We’ve left the comforts of our home and after driving only 6 hours, we make it to Masanutten resort  and we’re already tired. We groan as we carry our ‘stuff’ up the flight of stairs to our 2 bedroom suite that will be ours for the next week. I feel we still have too much stuff.  We got this place cheap because it’s off season. We’re not here for the resort amenities, wer’e here to do lots of hikes and for some much needed rest and relaxation after a whirlwind of frenzied activity getting ready for our gap year year. I look forward to showing Chris  Shenandoah National Park, he’s never been here. Chris was at first a bit resistant to staying in such a nice place, as he loves the challenge of roughing it. I do too, but not quite as much as Chris, so we have to find the balance.

I concur with Chris that living a tad out of our comfort zone is in some way good for us. Things like; no air conditioning in the heat of summer, thermostats set low in the bitter cold of winter, basic cable, walking instead of driving…that kind of thing. I’m not sure why we do this. Do we think it makes us tougher, better somehow? Or maybe it’s just because we’re cheap and don’t want to pay the extra it cost for heating and cooling. So far it has worked for us, though we’ve often faced the derision of others, or at least we think others are judging us…at least I do. Hmmm, why do I care so much what others think? We’re not masochists by any means. We buy the best we can afford of any product we purchase, whether it be a good mattress, a tent, a sleeping bag, or an appliance, and good shoes are a must. We eat well. We enjoy good sound quality and love a good movie. We enjoy being warm and snuggling into our blankets as we cuddle on the couch on a cold winter evening and watch an episode or 3 of Breaking Bad. We love going out to a nice dinner, and especially enjoy restaurants that are BYOB, and enjoy a shared bottle of wine. Our tastes are simple, and yes, rather inexpensive. We’re not wealthy. We both worked as nurses in unique roles working with individuals and families that had behavioral health issues and homelessness. Not a very high paying profession, though very meaningful work. We learned much from the individuals we served over the years, and from the systems we worked in. I cannot tell you how many times I was intrigued by the resiliency of the folks we served, many of them finding contentment with their meager living situation. Chris and I will be living very much like many of those we served over the years. We plan to live mostly out of our truck, sleep in tents, and camp along the way, eventually making it to our one room cabin in the ‘Back of Beyond’. But, here’s the big difference…. we’re doing this because we want to, not because we have to. It’s our choice. At anytime we can return to the comforts of our home. When you have no choice but to live outdoors or in shelters, it’s a very different animal.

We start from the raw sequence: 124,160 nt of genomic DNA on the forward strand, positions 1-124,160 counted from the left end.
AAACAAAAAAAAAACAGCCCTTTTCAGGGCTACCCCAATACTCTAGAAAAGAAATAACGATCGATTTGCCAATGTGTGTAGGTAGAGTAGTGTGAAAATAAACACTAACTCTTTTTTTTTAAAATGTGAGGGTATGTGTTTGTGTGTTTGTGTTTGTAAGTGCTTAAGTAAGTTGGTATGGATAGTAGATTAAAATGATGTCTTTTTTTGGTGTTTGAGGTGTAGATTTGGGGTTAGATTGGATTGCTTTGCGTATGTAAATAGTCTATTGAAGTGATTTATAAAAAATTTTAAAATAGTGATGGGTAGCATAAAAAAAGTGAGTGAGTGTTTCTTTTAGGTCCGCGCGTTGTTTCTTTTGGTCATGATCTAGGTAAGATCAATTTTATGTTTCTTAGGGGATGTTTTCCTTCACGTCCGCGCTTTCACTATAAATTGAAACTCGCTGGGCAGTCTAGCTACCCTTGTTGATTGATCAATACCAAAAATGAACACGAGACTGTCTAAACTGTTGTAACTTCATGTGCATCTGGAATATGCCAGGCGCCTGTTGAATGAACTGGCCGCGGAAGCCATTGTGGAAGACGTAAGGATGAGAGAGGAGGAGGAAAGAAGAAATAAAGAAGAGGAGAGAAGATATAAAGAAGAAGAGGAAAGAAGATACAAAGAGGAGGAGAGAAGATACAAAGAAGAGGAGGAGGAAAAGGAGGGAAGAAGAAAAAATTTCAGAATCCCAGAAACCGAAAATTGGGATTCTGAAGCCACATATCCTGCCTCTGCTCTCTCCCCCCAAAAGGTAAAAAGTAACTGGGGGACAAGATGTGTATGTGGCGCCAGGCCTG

And I think that this is what this blog is about  ….our journey of increased awareness of the things that bind us, and living the life we choose to live and not being tossed to and fro by all the ways we feel we should be or wish we would be. We’re already learning how freeing it is to live simply and frugally. My hope is that as we practice living mindfully, we learn healthy detachment from that which holds us back so that our love for self and others flourishes because it is our choice and not because we’re trying to get rid of some demon or appease another person. Material stuff and financial debt are kind of easy to see and let go of. This other deeper psychological stuff is harder and scarier to see. This is for me what it means to grow. Some of the things we’ve already learned is how easy it is to be bound by stuff. Sometimes our bondage to stuff forces us into working long hours in jobs that bind us even further and prevent us from other meaningful pursuits.

My bondage to stuff got me into great debt. I don’t want to go there again. Whew! Had no cash flow at all. I’m happy to say I’ve been debt free for 5 years. FREE! Chris and I both worked hard to get out of debt and it’s not easy, though we were only able to do this after we no longer had dependent children. It’s been the most freeing thing in my life. It is what enabled me to save enough money for this journey. It is why I could take the risk to quit my job. I have no debt. I had good cash flow while working and I socked a good portion of each paycheck into my savings so I’d have enough to live on for at least a year. This is doable when there’s no debt and no children to support. I am so well aware that taking care of children is more expensive than what many people earn. It is where so much of my debt came from, providing for my kids cost more than I earned. How much of this was in my head (keeping up with the Jones’s mentality or not being able to say no) or was based on reality because raising kids is expensive, I cannot say. I do know that I never felt my stuff was good enough causing me to have a sense of shame. Talk about baggage. Buying stuff to make me feel better about myself was a downward cycle. My  belief that I needed nicer stuff to be acceptable needed to be challenged and it’s only in practicing mindfulness, that I became aware I even had this kind of belief system. This is not always easy. I often want to spend money I don’t really have on a new kitchen, or a new couch, when what I have is perfectly ok. I still worry about the judgement and derision of others, but with mindful awareness, I’m not as prone to let these belief systems and painful feelings dictate my behavior. I’m not suggesting that having nice things or new stuff is bad. What matters is an awareness of what motivates and drives our behavior and then making a conscious choice to do what is wise for us in this moment.